For example, the nuclear tests in 1950s and 1960s, as well as the 1986 Chernobyl disaster, left datable signatures in glaciers all over the world, which mark specific years for scientists. Stable isotopes of oxygen that remain in partially melted ice could enable scientists to obtain average measurements from 5- to 10-year periods, though not year-to year data. Unfortunately, ice core samples with insufficient radioactive signature make it difficult for researchers to identify specific years.
To acquire a pure sample of ice core, glaciologists have no choice but climb higher where melting has not yet begun, though it can be dangerous.
“In most cases, we can’t go higher. We can’t get to a colder environment,” said Douglas Hardy, a geoscientist at the University of Massachusetts Amherst, in an article in Nature. He once placed weather instruments on glaciers to measure temperature, humidity, precipitation rates and the amount of sunlight that shed on the surface of glaciers. These meteorological conditions can help scientists examine the impacts of these factors on layers of ice.
Now, Hardy explained, scientists have to do the work before the ice is gone permanently, otherwise glacier history will remain unknown forever. The pathway to higher altitudes is worthwhile, but risky at the same time. Therefore, collecting and storing ice core samples before they all melt away seems a good solution to the problem.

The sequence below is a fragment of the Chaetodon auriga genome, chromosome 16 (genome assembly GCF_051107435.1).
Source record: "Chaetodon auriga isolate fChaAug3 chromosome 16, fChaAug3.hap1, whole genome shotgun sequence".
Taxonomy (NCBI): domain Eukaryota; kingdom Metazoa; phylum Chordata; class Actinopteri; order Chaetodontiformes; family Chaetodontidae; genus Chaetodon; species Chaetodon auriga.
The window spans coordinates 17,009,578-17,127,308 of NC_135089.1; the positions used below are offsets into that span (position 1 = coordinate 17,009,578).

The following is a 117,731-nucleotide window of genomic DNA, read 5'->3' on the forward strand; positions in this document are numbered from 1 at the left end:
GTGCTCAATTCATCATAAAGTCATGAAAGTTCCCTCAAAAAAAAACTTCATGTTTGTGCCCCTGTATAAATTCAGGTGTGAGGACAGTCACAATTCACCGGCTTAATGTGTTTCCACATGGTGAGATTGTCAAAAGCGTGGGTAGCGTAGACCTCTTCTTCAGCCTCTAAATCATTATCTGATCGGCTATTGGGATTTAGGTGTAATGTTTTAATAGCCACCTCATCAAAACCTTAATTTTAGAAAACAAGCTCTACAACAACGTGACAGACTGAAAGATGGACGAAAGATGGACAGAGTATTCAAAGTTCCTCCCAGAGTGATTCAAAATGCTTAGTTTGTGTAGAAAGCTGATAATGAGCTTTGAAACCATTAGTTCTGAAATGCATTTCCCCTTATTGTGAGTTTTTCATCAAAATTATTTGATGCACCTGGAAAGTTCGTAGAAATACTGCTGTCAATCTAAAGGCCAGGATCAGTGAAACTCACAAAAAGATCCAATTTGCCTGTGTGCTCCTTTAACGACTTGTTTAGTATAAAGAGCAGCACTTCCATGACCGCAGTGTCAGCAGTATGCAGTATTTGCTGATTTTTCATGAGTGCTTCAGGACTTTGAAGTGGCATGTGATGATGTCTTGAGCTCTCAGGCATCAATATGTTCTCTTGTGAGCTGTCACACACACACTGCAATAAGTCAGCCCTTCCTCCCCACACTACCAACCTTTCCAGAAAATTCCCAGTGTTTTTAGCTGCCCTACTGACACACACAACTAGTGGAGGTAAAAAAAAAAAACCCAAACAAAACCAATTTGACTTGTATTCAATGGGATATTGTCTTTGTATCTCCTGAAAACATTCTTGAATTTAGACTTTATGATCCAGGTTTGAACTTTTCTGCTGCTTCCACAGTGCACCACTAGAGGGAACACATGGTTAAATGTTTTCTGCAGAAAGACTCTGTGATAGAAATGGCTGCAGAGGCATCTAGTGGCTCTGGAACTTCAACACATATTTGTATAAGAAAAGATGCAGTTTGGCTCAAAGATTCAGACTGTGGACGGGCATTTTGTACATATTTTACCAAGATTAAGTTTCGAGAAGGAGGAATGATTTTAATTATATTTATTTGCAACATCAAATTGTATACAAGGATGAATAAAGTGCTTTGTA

The major challenge of storing ice cores lies in funding, as most science funding agencies tend to pay for research that is expected to generate quickly published results.
To persuade donors, the International Partnerships in Ice Core Sciences prepared a report on the importance of preserving records of climate history. The co-chair of the organization, Ed Brook, expects to present the report on a major geosciences meeting in 2016.
Younger scientists also expressed their uncertainty of future ice-core research. Aron Buffen, a paleoclimatology doctoral student at Brown University says that scientists will easily lose comparisons for future measurement techniques if all the ice melts quickly.
On the other hand, Buffen also points out that the melting may bring about more research questions, such as distinguishing between melting caused by warming and sublimation caused by lower humidity. If scientists can shed light on how glacier retreat impacts local ecosystems, the research can be used to help communities better adapt to climate change. Additionally, organizations like the Association of Polar Early Career Scientists (APECS), are helping young glacier researchers develop their career paths and networks in an innovative, international and interdisciplinary approach.
While grieving over the disappearing glaciers, scientists can also see the silver lining as intriguing opportunities arise from the perspective of careers and science.